Seasonal affective disorder (SAD) is a form of depression. It’s a mood disorder that’s linked to changes in seasons. Its symptoms start in the fall and can continue throughout winter – zapping your energy and making you moody.
When it comes to choosing between natural light options and full-spectrum bulbs for your workplace, it’s worth noting that there are excellent reasons to go with either option. The best option for you is going to be based on your particular situation. Here’s a guide on navigating the best options among these two choices.
While they may seem the same to those not in the know, full-spectrum bulbs and daylight bulbs have a number of differences. Here’s some information on each type of bulb and how they are different.
Everyone knows how important it is to take care of yourself, but people usually put emphasis on physical health. You’ve likely seen plenty of ads discussing the benefits of working out regularly and eating right. And while that’s important, mental health is equally important for a healthy, happy life.
According to research, the average office worker spends almost 1,700 hours per year …
As the incidence of obesity rises in the U.S. and around the world, weight loss has become a hot topic. Though the debate often focuses on exercise, food and eating habits, a study by Northwestern University Feinberg School of Medicine has revealed that exposure to bright natural morning light can influence your weight.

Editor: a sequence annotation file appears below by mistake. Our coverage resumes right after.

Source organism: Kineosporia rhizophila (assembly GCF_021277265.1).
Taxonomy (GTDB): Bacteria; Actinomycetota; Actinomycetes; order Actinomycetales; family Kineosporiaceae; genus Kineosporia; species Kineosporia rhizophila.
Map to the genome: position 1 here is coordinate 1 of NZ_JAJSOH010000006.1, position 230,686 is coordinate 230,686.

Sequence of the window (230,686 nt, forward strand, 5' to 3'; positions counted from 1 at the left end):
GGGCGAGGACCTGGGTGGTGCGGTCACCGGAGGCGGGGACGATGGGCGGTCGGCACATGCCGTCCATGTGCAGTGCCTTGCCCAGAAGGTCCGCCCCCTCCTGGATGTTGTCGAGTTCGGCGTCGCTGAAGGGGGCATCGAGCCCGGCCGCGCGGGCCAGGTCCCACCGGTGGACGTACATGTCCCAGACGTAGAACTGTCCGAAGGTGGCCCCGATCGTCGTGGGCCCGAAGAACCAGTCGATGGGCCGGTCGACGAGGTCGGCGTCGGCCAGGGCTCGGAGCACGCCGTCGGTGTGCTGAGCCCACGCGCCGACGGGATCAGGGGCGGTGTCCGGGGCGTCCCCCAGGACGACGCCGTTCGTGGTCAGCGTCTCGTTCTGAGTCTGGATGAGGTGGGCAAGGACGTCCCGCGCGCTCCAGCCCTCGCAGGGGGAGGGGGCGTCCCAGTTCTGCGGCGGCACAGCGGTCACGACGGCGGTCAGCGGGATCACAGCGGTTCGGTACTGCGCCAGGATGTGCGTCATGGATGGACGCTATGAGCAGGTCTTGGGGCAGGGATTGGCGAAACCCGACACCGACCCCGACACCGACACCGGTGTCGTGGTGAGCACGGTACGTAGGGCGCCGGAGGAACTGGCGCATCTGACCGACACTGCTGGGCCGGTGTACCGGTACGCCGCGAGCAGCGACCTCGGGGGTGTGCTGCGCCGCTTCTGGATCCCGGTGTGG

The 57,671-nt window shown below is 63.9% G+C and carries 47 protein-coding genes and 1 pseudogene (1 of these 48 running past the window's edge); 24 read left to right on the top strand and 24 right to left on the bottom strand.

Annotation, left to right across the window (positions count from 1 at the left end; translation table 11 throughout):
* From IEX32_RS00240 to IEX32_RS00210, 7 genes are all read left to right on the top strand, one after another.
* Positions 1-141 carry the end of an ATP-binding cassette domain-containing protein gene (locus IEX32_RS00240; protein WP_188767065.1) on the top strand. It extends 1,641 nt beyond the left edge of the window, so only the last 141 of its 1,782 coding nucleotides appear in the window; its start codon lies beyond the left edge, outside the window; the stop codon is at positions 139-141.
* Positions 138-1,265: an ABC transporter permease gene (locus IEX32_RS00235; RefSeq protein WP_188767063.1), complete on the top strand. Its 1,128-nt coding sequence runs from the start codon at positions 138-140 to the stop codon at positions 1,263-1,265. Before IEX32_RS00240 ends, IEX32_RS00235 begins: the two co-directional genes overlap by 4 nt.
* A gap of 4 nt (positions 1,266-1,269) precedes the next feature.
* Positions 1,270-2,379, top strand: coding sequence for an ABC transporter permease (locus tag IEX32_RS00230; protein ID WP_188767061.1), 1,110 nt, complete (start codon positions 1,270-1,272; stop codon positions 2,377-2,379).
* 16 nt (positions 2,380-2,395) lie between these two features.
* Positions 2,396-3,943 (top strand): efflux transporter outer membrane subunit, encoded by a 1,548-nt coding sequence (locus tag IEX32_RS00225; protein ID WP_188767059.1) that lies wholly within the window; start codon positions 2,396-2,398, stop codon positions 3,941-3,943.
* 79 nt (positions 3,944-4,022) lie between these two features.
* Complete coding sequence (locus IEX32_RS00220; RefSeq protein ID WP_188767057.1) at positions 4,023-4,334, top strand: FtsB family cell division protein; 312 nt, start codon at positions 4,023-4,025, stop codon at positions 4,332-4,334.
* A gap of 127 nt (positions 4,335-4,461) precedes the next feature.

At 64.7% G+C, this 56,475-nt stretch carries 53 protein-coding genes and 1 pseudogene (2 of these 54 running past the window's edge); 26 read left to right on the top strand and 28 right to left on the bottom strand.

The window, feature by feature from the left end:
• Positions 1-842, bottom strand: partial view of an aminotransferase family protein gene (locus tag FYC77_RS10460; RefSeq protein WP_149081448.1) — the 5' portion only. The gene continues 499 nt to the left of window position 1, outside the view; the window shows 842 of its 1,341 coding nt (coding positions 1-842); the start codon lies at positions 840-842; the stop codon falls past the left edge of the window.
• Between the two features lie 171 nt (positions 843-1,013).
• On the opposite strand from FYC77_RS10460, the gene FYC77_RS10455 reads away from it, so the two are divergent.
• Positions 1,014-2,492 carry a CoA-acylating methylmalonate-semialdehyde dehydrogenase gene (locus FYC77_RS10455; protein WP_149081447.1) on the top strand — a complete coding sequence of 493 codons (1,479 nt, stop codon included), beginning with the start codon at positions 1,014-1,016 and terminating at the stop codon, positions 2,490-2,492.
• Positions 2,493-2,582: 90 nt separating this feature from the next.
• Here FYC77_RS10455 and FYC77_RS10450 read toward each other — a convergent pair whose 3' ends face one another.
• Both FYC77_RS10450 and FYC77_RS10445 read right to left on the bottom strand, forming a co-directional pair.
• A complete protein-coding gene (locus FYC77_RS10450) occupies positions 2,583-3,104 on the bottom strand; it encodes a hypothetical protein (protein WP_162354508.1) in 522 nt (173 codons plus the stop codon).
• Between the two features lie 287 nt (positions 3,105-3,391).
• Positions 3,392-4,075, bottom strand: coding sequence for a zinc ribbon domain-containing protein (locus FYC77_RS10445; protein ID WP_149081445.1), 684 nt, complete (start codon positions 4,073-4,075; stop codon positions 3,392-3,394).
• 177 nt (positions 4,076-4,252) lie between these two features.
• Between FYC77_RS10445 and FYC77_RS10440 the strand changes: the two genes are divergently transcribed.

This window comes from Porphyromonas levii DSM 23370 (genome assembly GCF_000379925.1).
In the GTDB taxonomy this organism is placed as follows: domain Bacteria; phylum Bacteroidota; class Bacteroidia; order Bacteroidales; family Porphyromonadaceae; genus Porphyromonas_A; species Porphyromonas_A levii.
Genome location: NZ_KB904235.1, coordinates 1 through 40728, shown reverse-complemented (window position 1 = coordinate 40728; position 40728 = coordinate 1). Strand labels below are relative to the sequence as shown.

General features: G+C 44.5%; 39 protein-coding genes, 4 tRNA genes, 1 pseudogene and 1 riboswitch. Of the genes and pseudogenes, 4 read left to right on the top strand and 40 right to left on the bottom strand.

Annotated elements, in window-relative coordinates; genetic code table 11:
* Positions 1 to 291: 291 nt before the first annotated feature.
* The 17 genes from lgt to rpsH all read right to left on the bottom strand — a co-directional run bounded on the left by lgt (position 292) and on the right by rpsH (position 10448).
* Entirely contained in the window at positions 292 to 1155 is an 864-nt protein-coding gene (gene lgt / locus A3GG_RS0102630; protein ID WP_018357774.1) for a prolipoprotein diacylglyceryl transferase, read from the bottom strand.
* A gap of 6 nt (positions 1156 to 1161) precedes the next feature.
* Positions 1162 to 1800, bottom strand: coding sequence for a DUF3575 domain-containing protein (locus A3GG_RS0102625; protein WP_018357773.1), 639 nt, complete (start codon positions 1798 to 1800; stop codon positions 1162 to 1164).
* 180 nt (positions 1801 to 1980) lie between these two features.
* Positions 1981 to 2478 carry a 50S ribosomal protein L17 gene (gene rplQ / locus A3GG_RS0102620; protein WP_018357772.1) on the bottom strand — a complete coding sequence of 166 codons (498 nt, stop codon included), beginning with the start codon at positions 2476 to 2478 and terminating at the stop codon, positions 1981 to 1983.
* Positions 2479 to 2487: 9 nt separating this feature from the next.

Seasonal Affective Disorder (SAD) is a specific type of depression brought on by seasonal changes. It affects approximately 500,000 people in the U.S. with symptoms such as mood changes, sleep problems, lethargy, anxiety and depression. Fortunately, SAD can be treated in many ways, the most notable methods being medication, psychotherapy, light therapy, lifestyle changes and home remedies. Read about each of these treatments below to help find the best treatment for your unique symptoms.
As the name suggests, Seasonal Affective Disorder or SAD, if you like, is a special type of depression related to seasonal changes. Like many seasonal diseases, SAD begins and ends at a certain time every year. Most people start experiencing SAD symptoms during fall all the way into winter months. Fortunately, this disorder rarely affects people during spring or summer.